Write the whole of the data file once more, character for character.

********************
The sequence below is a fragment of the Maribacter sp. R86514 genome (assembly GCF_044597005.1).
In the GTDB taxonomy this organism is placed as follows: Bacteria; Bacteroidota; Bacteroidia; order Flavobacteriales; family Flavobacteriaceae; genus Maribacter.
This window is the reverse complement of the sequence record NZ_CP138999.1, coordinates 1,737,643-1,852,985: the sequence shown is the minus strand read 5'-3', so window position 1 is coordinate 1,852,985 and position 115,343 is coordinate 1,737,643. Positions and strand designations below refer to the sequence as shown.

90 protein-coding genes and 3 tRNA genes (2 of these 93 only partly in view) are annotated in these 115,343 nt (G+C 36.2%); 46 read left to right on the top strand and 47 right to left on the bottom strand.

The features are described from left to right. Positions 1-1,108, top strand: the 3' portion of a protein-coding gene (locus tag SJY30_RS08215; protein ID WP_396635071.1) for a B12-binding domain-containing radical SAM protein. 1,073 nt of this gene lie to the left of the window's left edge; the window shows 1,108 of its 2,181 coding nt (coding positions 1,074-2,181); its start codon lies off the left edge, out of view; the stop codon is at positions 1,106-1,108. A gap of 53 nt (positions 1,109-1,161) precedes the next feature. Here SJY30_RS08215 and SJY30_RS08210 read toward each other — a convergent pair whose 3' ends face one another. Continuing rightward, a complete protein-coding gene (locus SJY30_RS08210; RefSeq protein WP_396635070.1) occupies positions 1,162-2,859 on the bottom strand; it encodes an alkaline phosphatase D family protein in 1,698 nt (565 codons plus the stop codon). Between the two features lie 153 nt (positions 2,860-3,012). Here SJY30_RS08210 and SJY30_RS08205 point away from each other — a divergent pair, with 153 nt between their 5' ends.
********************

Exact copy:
The sequence below is a fragment of the Maribacter sp. R86514 genome (assembly GCF_044597005.1).
In the GTDB taxonomy this organism is placed as follows: Bacteria; Bacteroidota; Bacteroidia; order Flavobacteriales; family Flavobacteriaceae; genus Maribacter.
This window is the reverse complement of the sequence record NZ_CP138999.1, coordinates 1,737,643-1,852,985: the sequence shown is the minus strand read 5'-3', so window position 1 is coordinate 1,852,985 and position 115,343 is coordinate 1,737,643. Positions and strand designations below refer to the sequence as shown.

90 protein-coding genes and 3 tRNA genes (2 of these 93 only partly in view) are annotated in these 115,343 nt (G+C 36.2%); 46 read left to right on the top strand and 47 right to left on the bottom strand.

The features are described from left to right. Positions 1-1,108, top strand: the 3' portion of a protein-coding gene (locus tag SJY30_RS08215; protein ID WP_396635071.1) for a B12-binding domain-containing radical SAM protein. 1,073 nt of this gene lie to the left of the window's left edge; the window shows 1,108 of its 2,181 coding nt (coding positions 1,074-2,181); its start codon lies off the left edge, out of view; the stop codon is at positions 1,106-1,108. A gap of 53 nt (positions 1,109-1,161) precedes the next feature. Here SJY30_RS08215 and SJY30_RS08210 read toward each other — a convergent pair whose 3' ends face one another. Continuing rightward, a complete protein-coding gene (locus SJY30_RS08210; RefSeq protein WP_396635070.1) occupies positions 1,162-2,859 on the bottom strand; it encodes an alkaline phosphatase D family protein in 1,698 nt (565 codons plus the stop codon). Between the two features lie 153 nt (positions 2,860-3,012). Here SJY30_RS08210 and SJY30_RS08205 point away from each other — a divergent pair, with 153 nt between their 5' ends.